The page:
Thursday, September 15, 2011

The Excellence Myth & Poverty in America

Over at transformED, Dan Brown discusses the impact of poverty on over 46 million Americans.  Part of the problem is that it's hard to be poor in America.  And when poor people go to school, it's often hard for them to learn well.  And when students don't learn well, teachers get blamed.  Dan argues that the "No excuses" mantra about teachers doesn't really address the debilitating violence of poverty.

I think Dan has also picked up on the myth of excellence. It's the same ideology that produced "Waiting for Superman," as if teachers just worked hard enough, everything would change.

Although individual teacher excellence is important, we also should look at lateral relationships, or capacity, or what some call social capital. If our society can help cultivate each person's or community's social capital, then kids (and teachers) will show up at school well-rested, well-fed, feeling safe, curious and nurtured, and ready to learn.

Poverty diminishes social capital in that people have little influence over their environment/surroundings (i.e safe neighborhoods, stable networks, access to healthcare, libraries, food, etc). If you're a teacher, your social capital is diminished when policy decisions happen without you, when PD is done to you, and when your creativity and initiative are smothered by standardized testing or teacher-proof curricula.

It shouldn't be a crime to be poor in this country, but it is. And families and children (and teachers) are punished for their proximity to poverty.

Tuesday, September 13, 2011

Effective Teacher Evaluation: Stuck in the Middle

According to an article in EdWeek, New groups giving teachers alternative voice, "...52% of teachers now have 10 or fewer years in the profession...."  Many of these new teachers are interested in new models of compensation, teacher leadership and career choices.  Not all teachers, regardless of their experience, agree on what it means to be an effective teacher.

Some of the newer teachers are finding their voices in new teacher advocacy groups, some of which are aligned within unions (see NEWTLA in Los Angeles) or outside of the local (see Educators 4 Excellence in NYC). Some of these groups receive funding from the Gates Foundation, while others do not.  It is arguable that E4E could be characterized as neo-liberal in its call for 1) teacher evaluation to be based on student growth and 2) the elimination of seniority.  Other groups, such as Teachers Union Reform Network, seek to integrate labor, professional and social justice models of unionism.  And as a member of Teacher Leaders Network, I've seen my own positions on educational policy be characterized as either too conservative or too liberal.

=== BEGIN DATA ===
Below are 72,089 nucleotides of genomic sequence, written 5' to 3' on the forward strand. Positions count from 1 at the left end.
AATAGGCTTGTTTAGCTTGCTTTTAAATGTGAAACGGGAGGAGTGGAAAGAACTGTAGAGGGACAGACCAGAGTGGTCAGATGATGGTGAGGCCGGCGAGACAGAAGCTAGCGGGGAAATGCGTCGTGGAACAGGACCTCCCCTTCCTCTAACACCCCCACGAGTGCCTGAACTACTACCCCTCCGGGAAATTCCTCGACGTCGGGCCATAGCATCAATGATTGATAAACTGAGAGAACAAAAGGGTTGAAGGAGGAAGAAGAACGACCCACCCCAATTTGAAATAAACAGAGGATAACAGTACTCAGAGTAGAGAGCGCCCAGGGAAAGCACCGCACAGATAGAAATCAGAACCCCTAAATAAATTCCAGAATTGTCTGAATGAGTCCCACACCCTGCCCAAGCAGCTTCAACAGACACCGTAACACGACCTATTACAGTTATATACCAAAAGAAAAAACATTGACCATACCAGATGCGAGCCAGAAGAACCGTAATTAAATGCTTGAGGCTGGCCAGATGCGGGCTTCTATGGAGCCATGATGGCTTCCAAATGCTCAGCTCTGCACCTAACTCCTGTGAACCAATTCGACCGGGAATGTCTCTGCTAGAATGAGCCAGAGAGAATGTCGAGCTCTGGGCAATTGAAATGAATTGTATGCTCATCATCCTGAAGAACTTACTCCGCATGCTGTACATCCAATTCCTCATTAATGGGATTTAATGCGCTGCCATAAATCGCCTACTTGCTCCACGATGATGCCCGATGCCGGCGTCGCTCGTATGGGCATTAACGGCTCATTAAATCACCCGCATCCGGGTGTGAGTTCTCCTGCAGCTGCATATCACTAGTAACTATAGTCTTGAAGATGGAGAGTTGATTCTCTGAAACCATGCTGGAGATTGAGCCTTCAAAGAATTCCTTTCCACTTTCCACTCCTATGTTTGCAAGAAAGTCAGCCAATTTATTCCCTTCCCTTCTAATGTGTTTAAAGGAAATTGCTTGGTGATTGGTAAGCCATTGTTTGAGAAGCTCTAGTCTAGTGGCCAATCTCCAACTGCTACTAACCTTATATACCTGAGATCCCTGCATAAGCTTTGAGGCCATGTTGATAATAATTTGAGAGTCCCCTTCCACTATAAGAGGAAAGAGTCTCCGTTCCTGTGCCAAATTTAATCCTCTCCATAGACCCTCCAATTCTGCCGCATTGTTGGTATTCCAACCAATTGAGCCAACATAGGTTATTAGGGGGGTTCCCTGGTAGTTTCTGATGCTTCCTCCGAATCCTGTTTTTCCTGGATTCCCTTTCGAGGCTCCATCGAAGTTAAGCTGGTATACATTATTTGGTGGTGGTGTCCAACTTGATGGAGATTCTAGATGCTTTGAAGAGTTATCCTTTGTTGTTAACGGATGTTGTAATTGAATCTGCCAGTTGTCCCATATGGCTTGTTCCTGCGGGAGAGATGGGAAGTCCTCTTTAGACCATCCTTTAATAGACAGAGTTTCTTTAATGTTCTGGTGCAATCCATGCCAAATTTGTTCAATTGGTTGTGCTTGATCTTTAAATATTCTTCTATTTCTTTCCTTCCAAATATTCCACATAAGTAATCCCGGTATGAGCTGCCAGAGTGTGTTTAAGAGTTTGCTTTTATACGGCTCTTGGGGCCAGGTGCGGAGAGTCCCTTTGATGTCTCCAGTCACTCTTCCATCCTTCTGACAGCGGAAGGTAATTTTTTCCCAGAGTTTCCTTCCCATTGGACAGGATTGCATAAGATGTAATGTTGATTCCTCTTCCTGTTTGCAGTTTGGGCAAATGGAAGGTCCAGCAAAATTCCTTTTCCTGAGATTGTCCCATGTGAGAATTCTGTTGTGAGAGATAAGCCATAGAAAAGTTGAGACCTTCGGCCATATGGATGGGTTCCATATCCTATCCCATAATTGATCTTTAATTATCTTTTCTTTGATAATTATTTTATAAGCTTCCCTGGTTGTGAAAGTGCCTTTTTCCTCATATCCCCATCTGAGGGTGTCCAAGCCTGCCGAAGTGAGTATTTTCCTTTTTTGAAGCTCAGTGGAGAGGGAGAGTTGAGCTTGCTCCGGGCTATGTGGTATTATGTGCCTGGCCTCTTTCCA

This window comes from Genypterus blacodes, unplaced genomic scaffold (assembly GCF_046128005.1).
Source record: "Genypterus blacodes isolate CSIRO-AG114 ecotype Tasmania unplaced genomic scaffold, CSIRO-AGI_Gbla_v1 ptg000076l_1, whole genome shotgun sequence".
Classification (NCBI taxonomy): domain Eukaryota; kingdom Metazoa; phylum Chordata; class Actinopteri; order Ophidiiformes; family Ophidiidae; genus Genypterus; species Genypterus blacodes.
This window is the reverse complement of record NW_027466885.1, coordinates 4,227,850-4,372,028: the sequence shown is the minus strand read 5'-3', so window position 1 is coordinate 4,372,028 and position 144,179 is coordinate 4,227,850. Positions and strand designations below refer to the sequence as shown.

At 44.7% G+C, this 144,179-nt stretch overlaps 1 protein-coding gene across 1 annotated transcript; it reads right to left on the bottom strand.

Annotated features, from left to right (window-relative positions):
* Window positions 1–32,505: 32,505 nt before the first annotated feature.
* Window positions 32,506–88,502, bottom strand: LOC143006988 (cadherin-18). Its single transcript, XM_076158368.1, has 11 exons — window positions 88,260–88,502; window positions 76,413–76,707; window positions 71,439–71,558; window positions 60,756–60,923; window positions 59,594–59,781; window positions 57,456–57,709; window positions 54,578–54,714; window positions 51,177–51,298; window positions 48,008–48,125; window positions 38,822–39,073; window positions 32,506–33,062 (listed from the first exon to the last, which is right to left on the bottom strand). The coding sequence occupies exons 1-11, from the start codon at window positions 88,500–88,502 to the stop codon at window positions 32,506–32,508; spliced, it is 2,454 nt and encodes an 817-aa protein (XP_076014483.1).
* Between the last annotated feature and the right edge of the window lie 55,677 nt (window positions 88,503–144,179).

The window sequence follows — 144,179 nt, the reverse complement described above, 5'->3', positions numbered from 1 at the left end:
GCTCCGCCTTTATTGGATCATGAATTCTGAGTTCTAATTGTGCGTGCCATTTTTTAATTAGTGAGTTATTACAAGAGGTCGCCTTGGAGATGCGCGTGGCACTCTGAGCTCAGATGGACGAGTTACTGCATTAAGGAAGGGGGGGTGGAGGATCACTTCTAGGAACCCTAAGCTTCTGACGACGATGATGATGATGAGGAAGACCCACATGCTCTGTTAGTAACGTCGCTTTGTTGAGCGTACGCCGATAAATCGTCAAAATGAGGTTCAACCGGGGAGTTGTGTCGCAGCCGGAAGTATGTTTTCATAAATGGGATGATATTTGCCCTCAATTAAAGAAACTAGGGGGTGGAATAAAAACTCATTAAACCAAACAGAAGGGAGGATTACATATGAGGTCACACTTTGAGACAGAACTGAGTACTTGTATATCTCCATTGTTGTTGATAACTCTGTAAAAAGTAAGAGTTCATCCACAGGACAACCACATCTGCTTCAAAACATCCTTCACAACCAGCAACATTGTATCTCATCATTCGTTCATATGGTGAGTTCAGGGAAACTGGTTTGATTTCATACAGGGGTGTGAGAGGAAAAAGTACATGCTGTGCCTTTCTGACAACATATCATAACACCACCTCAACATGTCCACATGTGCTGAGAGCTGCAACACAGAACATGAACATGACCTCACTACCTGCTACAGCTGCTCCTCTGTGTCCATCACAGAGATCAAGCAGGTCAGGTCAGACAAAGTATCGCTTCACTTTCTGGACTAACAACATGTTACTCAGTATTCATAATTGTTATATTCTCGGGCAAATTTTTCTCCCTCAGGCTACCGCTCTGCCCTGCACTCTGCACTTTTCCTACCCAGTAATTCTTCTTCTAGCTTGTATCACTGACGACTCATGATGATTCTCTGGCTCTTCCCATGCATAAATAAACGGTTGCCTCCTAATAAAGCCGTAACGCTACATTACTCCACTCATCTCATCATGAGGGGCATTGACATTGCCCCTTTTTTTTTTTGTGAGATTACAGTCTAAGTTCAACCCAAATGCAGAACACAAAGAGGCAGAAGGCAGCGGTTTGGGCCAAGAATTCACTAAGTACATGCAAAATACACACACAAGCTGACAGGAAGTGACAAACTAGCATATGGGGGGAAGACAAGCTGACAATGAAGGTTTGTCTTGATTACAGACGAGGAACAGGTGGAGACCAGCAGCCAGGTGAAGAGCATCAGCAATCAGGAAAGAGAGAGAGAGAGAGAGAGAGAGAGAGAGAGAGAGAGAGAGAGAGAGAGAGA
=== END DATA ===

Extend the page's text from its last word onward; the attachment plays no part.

Some of our own colleagues may agree with some or all of these new teacher groups' platforms.

There is no clear political designation for these emergent groups, yet I would argue that our unions could be more communicative, both horizontally among members, and vertically between members and the union officers. For example, with Philadelphia's upcoming negotiations about the teacher contract (which expires in 2012), effective communication is a concern.  Where and when do teachers get to influence the direction of contract negotiations?

The issue of "teacher evaluation" is moving towards Philly, and it would be wonderful for teachers to have more of a say in what it could look like. In order to do that, we'll all have to do a lot more research on effective teacher evaluation policy.  If we're going to influence our union to cultivate teacher voice more often, then we're going to have to have concrete ideas that we can get out in the public discourse.

I'm delighted that some site-based unions will be taking a closer look at teacher evaluation. I wonder where Philly's Teacher Action group is.

What do you think is effective teacher evaluation?  What does it look like?  How can it be designed to foster student engagement, teacher voice, and professional growth?